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adapted advance ancient answer appear argument arts Assyria beautiful become believe Bible called cause changes character Christian commerce common course dark depend desire determine direction discovery doctrine earth East employed enter existence fact feel field fitted future give given gospel hand heart heaven honour human important influence inquiry interest Italy kind knowledge known land language learning liberty light literature live look matter means mind moral nature never object once passed perhaps period Persian philosophy plans position preaching present principles probably produced profession pulpit question reasoning records reference regard religion respect result revelation seems sense society soul speak spirit supposed talent theology thing thought tion true truth Tyre vast virtue whole young
Page 172 - Why shrinks the soul Back on herself, and startles at destruction ? 'Tis the divinity that stirs within us; 'Tis Heaven itself that points out an hereafter, And intimates eternity to man.
Page 351 - And though all the winds of doctrine were let loose to play upon the earth, so truth be in the field, we do injuriously, by licensing and prohibiting, to misdoubt her strength. Let her and falsehood grapple; who ever knew truth put to the worse, in a free and open encounter?
Page 200 - In happy climes, the seat of innocence, Where nature guides and virtue rules, Where men shall not impose for truth and sense The pedantry of courts and schools : There shall be sung another golden age, The rise of empire and of arts, The good and great inspiring epic rage, The wisest heads and noblest hearts.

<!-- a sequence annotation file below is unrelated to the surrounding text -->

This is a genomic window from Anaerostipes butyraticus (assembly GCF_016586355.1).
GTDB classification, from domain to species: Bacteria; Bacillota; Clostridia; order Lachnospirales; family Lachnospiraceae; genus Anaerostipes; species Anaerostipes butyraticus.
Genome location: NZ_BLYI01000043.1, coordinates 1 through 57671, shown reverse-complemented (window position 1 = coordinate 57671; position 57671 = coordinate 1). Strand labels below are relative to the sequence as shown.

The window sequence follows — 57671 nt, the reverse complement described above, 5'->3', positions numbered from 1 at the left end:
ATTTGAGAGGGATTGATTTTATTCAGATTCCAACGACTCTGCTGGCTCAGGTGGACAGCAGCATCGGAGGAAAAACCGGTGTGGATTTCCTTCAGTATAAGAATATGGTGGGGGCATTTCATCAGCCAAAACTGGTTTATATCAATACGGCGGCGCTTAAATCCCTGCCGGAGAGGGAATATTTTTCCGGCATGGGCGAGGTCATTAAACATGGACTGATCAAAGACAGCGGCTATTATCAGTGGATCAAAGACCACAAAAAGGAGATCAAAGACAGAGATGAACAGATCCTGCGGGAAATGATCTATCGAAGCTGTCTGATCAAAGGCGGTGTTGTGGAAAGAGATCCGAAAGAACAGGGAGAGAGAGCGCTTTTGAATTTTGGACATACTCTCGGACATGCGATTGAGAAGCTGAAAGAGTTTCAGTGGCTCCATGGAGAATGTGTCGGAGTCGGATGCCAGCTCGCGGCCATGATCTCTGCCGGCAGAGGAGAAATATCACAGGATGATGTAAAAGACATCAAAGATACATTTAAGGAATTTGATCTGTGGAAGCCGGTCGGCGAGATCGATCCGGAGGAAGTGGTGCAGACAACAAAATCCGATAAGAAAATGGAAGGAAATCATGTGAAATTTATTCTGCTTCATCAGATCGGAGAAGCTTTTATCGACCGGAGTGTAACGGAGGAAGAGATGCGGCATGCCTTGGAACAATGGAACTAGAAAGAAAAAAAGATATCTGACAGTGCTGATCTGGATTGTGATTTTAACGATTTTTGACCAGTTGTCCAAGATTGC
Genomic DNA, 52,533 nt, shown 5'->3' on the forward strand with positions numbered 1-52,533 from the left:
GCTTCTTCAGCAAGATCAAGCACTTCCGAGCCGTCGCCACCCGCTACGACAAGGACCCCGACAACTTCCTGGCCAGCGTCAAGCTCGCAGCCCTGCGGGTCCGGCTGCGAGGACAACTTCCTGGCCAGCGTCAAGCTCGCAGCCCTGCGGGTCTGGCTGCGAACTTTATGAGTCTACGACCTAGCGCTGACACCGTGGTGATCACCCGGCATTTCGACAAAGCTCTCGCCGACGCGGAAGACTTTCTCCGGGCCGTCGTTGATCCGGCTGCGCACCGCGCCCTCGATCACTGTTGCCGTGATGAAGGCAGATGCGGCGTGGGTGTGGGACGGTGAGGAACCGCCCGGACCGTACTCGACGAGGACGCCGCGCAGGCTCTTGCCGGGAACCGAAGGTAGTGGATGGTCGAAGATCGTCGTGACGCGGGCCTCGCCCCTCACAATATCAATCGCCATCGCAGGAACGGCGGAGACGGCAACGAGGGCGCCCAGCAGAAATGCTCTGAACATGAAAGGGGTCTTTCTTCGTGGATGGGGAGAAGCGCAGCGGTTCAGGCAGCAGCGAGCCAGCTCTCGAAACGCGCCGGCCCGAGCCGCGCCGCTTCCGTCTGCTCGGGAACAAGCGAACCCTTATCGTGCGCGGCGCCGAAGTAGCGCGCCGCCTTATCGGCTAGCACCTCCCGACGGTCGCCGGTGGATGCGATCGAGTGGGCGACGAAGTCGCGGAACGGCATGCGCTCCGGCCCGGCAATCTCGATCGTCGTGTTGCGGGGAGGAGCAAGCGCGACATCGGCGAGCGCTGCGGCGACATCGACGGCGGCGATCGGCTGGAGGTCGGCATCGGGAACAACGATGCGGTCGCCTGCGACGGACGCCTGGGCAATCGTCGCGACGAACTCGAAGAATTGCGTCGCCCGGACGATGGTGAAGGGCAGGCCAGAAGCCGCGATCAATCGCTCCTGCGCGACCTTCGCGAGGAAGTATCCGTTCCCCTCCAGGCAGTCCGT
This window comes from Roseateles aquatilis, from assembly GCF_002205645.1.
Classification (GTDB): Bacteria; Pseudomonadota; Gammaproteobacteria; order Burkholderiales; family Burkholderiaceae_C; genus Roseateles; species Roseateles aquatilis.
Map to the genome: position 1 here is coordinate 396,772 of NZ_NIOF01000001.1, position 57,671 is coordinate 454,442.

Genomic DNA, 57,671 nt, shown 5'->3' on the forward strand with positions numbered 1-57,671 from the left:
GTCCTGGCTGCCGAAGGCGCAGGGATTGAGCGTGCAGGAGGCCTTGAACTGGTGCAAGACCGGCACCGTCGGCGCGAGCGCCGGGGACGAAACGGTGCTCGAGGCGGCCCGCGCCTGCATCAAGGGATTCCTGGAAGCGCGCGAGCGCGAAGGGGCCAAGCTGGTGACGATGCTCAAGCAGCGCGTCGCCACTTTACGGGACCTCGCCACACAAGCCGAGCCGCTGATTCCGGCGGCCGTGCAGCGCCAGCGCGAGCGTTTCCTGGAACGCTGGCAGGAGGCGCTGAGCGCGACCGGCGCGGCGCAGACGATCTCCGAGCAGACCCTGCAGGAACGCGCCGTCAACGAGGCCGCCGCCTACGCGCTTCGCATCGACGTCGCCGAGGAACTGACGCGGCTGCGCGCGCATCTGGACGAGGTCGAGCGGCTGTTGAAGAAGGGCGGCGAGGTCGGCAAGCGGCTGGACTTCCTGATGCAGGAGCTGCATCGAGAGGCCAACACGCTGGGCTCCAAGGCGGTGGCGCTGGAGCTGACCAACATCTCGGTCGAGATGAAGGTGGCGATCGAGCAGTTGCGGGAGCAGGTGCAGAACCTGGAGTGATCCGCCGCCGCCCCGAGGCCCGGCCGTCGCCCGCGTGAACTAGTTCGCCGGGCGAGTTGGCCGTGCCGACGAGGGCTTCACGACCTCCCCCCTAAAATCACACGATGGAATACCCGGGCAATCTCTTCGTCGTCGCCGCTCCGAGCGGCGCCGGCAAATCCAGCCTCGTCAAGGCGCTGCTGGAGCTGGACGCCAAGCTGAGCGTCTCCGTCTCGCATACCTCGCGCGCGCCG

Page 195 - I do not know what I may appear to the world ; but to myself I seem to have been only like a boy playing on the sea-shore, and diverting myself in now and then finding a smoother pebble or a prettier shell than ordinary, whilst the great ocean of truth lay all undiscovered before me.
Page 192 - Fame is the spur that the clear spirit doth raise (That last infirmity of noble mind) To scorn delights, and live laborious days; But the fair guerdon when we hope to find, And think to burst out into sudden blaze, Comes the blind Fury with th' abhorred shears, And slits the thin-spun life.
Page 191 - Cromwell, I did not think to shed a tear In all my miseries; but thou hast forced me, Out of thy honest truth, to play the woman. Let's dry our eyes: and thus far hear me, Cromwell; And, when I am forgotten, as I shall be, And sleep in dull cold marble...
Page 290 - But of the fruit of the tree which is in the midst of the garden, God hath said, Ye shall not eat of it, neither shall ye touch it, lest ye die.
Page 192 - Fame is no plant that grows on mortal soil, Nor in the glistering foil Set off to the world, nor in broad rumour lies, But lives and spreads aloft by those pure eyes And perfect witness of all-judging Jove; As he pronounces lastly on each deed, Of so much fame in heaven expect thy meed.
Page 46 - And they shall make a spoil of thy riches, and make a prey of thy merchandise: and they shall break down thy walls, and destroy thy pleasant houses: and they shall lay thy stones and thy timber and thy dust in the midst of the water.
Page 169 - ... an inward prompting which now grew daily upon me, that by labour and in'tense study, (which I take to be my portion in this life,) joined with the strong propensity of nature, I might perhaps leave something so written to aftertimes, as they should not willingly let it die.